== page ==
Abenaki

This plant is commonly call self-heals, and it refers to plants in the genus Prunella. Herbalist Stephanie Cohen says it can treat skin and digestive issues.
Kathleen Masterson / VPR

To prevent their collective cultural knowledge about medicinal plants from disappearing, some Vermont tribal nations are sharing their expertise with those outside the native communities.

AP File Photo

The Public Service Board says the Missisquoi Abenaki Tribe can take part in the regulatory hearings for the proposed sale of the Vermont Yankee nuclear power plant.

Howard Weiss-Tisman / VPR

Gov. Peter Shumlin has issued an executive proclamation re-naming this year's Columbus Day holiday as Indigenous People's Day.

Fred Wiseman

Almost a decade ago, Abenaki scholar and paleoethnobotanist Fred Wiseman started working with Abenaki communities as part of the documentation process for federal tribal recognition. While he was in these communities, Wiseman noticed crops that had long been thought to have disappeared growing on the hillsides. It led him to start the Seeds of Renewal Project.

Toby Talbot / AP

The Wabanaki Confederacy is an alliance of native American nations that first came together centuries ago. They meet regularly to renew ties of friendship and discuss issues facing the native peoples of a wide geographical region.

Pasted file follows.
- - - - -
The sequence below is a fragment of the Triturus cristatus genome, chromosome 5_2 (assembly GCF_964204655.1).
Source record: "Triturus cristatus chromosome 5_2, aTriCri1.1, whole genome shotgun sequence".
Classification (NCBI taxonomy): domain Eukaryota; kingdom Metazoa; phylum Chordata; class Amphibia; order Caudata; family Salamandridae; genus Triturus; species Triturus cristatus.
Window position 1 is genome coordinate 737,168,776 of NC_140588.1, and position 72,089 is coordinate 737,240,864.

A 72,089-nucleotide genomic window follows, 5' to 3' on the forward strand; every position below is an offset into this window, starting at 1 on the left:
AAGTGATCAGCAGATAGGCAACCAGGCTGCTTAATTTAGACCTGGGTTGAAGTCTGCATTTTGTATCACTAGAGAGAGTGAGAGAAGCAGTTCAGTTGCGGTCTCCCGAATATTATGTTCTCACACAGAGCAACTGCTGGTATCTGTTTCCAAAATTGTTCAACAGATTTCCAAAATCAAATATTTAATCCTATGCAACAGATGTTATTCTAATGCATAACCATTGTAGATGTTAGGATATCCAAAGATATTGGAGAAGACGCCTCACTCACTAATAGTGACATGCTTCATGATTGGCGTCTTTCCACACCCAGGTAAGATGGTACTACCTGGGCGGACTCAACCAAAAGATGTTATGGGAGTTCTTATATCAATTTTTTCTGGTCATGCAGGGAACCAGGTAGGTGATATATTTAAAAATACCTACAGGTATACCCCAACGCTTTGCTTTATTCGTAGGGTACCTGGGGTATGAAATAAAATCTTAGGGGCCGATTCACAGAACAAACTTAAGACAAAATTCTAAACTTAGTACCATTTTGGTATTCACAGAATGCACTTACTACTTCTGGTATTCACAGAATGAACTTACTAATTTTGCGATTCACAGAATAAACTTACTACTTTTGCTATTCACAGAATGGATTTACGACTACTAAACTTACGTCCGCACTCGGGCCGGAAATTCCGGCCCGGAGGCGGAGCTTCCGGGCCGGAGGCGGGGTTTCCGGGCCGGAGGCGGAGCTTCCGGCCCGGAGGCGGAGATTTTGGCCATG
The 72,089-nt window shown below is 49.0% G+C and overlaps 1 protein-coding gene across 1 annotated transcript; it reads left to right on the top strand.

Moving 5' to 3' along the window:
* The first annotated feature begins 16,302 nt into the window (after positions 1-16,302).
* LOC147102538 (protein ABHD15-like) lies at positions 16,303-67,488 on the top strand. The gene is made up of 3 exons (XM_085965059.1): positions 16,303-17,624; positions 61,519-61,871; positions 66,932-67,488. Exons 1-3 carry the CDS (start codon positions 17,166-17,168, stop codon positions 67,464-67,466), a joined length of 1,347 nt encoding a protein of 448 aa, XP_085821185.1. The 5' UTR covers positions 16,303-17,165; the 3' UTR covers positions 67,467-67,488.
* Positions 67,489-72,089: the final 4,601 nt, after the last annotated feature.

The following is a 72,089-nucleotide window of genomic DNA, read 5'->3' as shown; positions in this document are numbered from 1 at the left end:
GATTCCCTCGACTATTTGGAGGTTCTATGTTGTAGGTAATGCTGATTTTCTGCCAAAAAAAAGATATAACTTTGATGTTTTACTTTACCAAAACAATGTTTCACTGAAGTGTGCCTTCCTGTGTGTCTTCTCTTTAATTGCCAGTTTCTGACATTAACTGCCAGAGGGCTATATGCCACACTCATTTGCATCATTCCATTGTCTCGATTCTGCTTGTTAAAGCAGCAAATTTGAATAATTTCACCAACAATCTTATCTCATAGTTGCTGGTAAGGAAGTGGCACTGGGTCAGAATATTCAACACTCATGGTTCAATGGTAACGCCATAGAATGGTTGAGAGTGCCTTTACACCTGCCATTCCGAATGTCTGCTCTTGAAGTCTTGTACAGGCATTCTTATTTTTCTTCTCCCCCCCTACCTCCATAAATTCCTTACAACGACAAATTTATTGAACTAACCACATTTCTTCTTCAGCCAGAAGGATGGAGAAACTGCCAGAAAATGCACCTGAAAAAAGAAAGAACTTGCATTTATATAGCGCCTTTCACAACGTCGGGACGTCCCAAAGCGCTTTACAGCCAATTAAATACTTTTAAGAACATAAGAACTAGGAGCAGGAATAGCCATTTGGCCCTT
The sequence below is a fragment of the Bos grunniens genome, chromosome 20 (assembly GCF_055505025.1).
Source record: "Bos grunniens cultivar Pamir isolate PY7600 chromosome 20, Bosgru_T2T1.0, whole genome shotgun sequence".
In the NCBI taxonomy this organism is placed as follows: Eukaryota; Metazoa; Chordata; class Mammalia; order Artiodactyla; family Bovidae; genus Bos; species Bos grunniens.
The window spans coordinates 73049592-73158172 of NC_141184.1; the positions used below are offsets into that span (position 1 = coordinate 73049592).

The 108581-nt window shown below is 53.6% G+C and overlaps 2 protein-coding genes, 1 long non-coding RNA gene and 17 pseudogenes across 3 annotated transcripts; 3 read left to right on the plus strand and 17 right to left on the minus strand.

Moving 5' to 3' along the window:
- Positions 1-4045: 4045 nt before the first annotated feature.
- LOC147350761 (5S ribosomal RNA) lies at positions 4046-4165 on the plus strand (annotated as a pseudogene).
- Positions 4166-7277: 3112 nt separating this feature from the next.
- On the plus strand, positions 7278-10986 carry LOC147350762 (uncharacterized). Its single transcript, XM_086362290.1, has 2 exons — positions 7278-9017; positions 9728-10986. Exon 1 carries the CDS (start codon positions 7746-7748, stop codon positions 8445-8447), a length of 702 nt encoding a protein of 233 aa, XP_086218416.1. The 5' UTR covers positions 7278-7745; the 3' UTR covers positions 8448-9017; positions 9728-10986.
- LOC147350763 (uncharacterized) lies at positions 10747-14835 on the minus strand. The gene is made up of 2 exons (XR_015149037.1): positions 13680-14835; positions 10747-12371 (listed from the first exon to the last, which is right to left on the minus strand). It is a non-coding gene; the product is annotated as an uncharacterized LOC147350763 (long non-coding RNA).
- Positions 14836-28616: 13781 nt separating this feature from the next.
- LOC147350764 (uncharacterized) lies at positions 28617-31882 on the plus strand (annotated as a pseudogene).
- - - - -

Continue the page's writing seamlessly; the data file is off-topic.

One of the few Abenaki speakers in the world is Jesse Bowman Bruchac of Saratoga Springs, New York, and he's worked for most of his adult life to teach and preserve Abenaki.  "Every language holds within it an entire understanding of the world," says Bruchac. "When we lose a language, we've lost some of the diversity of human thought."

FikMik / iStock

"Kwai!" is an Abenaki greeting that even fewer people are going to understand in upcoming years. Language is constantly evolving, just as humans do. However, this means that as some languages become more dominant, others come to an end.